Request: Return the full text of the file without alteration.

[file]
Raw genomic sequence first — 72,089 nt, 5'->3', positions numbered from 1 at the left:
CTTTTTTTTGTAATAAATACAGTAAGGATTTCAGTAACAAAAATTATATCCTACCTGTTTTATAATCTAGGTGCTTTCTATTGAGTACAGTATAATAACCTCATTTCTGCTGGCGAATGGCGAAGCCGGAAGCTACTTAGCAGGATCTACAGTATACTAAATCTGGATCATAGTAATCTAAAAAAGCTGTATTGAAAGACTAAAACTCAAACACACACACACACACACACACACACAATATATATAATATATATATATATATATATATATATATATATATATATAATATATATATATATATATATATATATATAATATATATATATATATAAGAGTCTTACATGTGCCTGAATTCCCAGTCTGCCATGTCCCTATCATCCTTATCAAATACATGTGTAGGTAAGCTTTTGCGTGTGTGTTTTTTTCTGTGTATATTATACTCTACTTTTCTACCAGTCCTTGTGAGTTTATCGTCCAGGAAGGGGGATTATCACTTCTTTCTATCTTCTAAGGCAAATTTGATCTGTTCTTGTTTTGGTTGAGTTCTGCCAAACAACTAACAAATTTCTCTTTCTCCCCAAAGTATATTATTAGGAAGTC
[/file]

Raw genomic sequence first — 72,089 nt, 5'->3', positions numbered from 1 at the left:
CTTTTTTTTGTAATAAATACAGTAAGGATTTCAGTAACAAAAATTATATCCTACCTGTTTTATAATCTAGGTGCTTTCTATTGAGTACAGTATAATAACCTCATTTCTGCTGGCGAATGGCGAAGCCGGAAGCTACTTAGCAGGATCTACAGTATACTAAATCTGGATCATAGTAATCTAAAAAAGCTGTATTGAAAGACTAAAACTCAAACACACACACACACACACACACACACAATATATATAATATATATATATATATATATATATATATATATATATATAATATATATATATATATATATATATATATAATATATATATATATATAAGAGTCTTACATGTGCCTGAATTCCCAGTCTGCCATGTCCCTATCATCCTTATCAAATACATGTGTAGGTAAGCTTTTGCGTGTGTGTTTTTTTCTGTGTATATTATACTCTACTTTTCTACCAGTCCTTGTGAGTTTATCGTCCAGGAAGGGGGATTATCACTTCTTTCTATCTTCTAAGGCAAATTTGATCTGTTCTTGTTTTGGTTGAGTTCTGCCAAACAACTAACAAATTTCTCTTTCTCCCCAAAGTATATTATTAGGAAGTC